Once the baseline had finished, the participants were instructed to rest for 2 min and then given a 3-min irrelevant distractor task. This distractor task involved a participants filling out a questionnaire about their experiences at University. Following this, participants were presented with the adaptor image for 60 s. They were told to examine the image that was presented on screen, which was either George Bush or Tony Blair.

Immediately following the adaptor, a repeat of the baseline procedure took place. However, preceding each test face, participants were presented with the adaptor for another 5 s (e.g., Hills et al., 2010). Once the test phase had been completed, participants were thanked and debriefed fully. The total experimentation time for each participant was approximately 75 min. A schematic representation of the procedure is presented in Figure 2.

FIGURE 2
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Figure 2. The procedure for the experimentation. Those surrounded by the box are the adaptor repeated during the test phase.

Results

The magnitude of adaptation was calculated by subtracting the PSE pre-adaptation from the PSE post-adaptation. There was no effect of image identity or pair, as such the data were collapsed across these variables. Figure 3 shows the mean percentage increase in PSE in the George Busy–Tony Blair continuum for each of the test stimuli for each of the adaptor type. A positive number indicates more identity is needed to perceive the identity of the adaptor, i.e., reduced identity strength. The first analysis was a 4 (adaptor type) × 2 (orientation of test stimuli) × 2 (photographic positive/negative test stimuli) × 2 (same or different image). This revealed a significant four-way interaction, F(3, 28) = 16.51, MSE = 3.07, p < 0.05, ηp2=0.64. The four-way interaction is interpreted as the three-way interaction (between orientation, photographic negation, and image-change) is different depending on the adaptor type. This indicates that different adaptor types affect different mechanisms. To explore this, each three-way interaction for each adaptor type was analyzed. In addition, there was also a main effect of adaptor type, F(3, 28) = 62.00, MSE = 9.47, p < 0.05, ηp2=0.87, in which aftereffects were larger following adaptation to the negated and inverted stimuli than all other stimuli (all ps < 0.05).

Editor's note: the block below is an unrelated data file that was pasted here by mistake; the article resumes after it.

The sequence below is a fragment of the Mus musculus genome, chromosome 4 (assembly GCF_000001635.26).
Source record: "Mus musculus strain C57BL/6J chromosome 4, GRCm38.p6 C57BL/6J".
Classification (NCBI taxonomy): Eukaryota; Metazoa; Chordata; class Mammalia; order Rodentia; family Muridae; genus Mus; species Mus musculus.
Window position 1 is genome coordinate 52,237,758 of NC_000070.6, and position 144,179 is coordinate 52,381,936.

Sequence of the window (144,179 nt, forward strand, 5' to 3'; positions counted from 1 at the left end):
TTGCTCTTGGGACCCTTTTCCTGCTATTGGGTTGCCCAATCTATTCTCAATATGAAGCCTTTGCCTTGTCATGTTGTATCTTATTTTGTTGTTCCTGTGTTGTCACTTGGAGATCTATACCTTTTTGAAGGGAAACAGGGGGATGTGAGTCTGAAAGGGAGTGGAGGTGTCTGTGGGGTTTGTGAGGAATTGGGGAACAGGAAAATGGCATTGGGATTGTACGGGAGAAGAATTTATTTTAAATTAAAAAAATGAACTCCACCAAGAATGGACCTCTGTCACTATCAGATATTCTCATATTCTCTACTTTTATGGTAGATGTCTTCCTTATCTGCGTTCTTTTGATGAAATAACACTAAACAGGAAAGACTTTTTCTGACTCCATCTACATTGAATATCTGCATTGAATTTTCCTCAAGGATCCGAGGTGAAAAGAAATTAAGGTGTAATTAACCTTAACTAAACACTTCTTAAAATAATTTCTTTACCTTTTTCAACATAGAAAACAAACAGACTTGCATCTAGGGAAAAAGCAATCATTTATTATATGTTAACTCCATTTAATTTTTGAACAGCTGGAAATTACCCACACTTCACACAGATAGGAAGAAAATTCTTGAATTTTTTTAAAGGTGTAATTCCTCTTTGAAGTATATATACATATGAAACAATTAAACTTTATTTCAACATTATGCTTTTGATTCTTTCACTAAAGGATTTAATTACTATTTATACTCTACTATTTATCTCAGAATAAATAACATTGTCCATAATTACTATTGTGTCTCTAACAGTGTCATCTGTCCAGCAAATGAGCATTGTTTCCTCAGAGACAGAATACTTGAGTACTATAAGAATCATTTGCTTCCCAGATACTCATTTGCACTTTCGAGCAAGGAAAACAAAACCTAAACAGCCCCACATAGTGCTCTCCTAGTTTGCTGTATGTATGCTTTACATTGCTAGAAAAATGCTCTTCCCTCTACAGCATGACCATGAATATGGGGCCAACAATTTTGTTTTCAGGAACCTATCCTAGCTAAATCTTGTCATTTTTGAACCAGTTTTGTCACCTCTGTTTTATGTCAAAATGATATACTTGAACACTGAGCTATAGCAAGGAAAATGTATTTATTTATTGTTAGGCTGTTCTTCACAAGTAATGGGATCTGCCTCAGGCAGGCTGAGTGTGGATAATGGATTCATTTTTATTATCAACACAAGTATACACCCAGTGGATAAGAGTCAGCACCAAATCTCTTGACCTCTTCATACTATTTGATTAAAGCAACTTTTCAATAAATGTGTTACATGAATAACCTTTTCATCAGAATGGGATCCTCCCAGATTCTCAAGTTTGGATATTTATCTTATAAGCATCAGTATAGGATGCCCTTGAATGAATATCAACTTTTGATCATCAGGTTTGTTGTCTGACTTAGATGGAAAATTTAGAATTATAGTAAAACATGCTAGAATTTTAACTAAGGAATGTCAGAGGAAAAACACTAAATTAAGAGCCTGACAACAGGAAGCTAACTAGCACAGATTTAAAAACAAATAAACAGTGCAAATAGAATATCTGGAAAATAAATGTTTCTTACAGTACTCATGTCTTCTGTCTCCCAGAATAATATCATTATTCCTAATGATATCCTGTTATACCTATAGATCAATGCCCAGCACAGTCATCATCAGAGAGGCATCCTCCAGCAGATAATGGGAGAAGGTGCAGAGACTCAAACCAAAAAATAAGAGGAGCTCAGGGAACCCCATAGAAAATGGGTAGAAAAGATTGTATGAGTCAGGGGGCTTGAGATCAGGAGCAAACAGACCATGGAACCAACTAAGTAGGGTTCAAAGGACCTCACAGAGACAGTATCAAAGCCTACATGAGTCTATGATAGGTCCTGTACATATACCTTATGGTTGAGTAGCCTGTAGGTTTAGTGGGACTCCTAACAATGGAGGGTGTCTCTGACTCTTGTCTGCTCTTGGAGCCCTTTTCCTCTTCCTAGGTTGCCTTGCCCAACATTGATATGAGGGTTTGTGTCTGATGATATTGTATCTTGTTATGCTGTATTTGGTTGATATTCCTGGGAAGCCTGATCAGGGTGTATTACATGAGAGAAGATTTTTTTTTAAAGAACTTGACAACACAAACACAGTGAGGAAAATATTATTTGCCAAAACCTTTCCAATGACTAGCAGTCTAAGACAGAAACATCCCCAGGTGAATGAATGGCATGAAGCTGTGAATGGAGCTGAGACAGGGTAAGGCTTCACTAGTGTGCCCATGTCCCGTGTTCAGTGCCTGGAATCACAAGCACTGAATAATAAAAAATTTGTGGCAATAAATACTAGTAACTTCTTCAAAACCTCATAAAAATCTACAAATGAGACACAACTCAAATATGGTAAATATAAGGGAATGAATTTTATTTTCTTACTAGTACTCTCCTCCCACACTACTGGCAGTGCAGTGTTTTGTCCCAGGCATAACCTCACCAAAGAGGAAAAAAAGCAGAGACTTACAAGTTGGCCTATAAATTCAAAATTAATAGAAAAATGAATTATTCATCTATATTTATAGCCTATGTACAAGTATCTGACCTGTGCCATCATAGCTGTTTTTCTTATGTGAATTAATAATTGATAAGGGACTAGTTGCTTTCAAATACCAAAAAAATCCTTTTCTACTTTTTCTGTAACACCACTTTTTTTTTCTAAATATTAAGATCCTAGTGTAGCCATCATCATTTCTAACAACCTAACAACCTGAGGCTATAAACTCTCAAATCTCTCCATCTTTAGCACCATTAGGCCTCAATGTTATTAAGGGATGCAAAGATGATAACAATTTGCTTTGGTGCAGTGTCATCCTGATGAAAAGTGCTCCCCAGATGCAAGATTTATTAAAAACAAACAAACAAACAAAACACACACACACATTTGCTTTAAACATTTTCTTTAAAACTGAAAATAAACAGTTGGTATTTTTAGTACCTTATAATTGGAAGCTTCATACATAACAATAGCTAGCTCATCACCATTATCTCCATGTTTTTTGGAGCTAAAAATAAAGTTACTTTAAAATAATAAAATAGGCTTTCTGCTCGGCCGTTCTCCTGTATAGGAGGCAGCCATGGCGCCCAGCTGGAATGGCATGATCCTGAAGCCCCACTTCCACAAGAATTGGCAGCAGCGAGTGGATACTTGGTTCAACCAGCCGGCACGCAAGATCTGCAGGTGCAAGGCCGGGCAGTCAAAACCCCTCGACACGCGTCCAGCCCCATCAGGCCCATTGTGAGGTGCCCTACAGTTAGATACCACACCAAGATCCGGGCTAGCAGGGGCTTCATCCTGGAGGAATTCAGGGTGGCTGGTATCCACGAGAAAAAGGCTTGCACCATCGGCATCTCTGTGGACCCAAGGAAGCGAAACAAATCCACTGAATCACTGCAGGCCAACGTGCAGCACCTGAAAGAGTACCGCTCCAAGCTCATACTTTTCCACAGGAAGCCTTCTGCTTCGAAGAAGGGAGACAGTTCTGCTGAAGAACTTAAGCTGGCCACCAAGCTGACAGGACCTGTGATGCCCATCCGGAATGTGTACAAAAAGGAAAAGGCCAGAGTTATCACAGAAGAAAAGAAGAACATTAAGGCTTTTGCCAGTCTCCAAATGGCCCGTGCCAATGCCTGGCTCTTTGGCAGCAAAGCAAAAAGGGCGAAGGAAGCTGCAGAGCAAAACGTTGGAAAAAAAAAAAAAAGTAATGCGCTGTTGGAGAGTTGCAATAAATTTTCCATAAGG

FIGURE 3
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Figure 3. Mean PSE (in identity strength needed to perceive the adapted identity) shift pre- to post-adaptation (as a measure of the magnitude of the aftereffect) for famous faces, when the adaptor is (A) upright and photographically positive, (B) upright and negated, (C) inverted and positive, and (D) inverted and negated. Darker bars represent upright test stimuli, lighter bars represent inverted test stimuli. Error bars represent standard error.

Upright Photographic Positive Adaptor

Figure 3A indicates that greater adaptation occurred when the test stimuli were upright. The data were subjected to a 2 × 2 × 2 within-subjects ANOVA. This revealed that greater adaptation occurred when the same image was used for both adaptation and test, F(1, 7) = 66.44, MSE = 0.77, p < 0.05, ηp2=0.91. Greater adaptation was observed for upright test stimuli than inverted test stimuli, F(1, 7) = 1664.92, MSE = 1.51, p < 0.05, ηp2=0.97. There were no significant differences in the magnitude of adaptation for negated test stimuli, F(1, 7) = 3.44, MSE = 6.46, p > 0.10, ηp2=0.33. There was a significant interaction between image and negation, F(1, 7) = 1027.69, MSE = 0.27, p < 0.05, ηp2=0.99, revealing that greater adaptation was found for same image unaltered test stimuli than same image negated stimuli (mean difference = 5.31, p < 0.05) and different negated test stimuli than different unaltered stimuli (mean difference = 2.96, p > 0.05). There was also an interaction between negation and orientation, F(1, 7) = 68.50, MSE = 0.89, p < 0.05, ηp2=0.91. Simple effects showed that the effect of orientation was larger for unaltered stimuli (mean difference = 14.490, p < 0.05) than for negated stimuli (mean difference = 10.577, p < 0.05). Finally, there was a three-way interaction, F(1, 7) = 167.24, MSE = 1.12, p < 0.05, ηp2=0.96.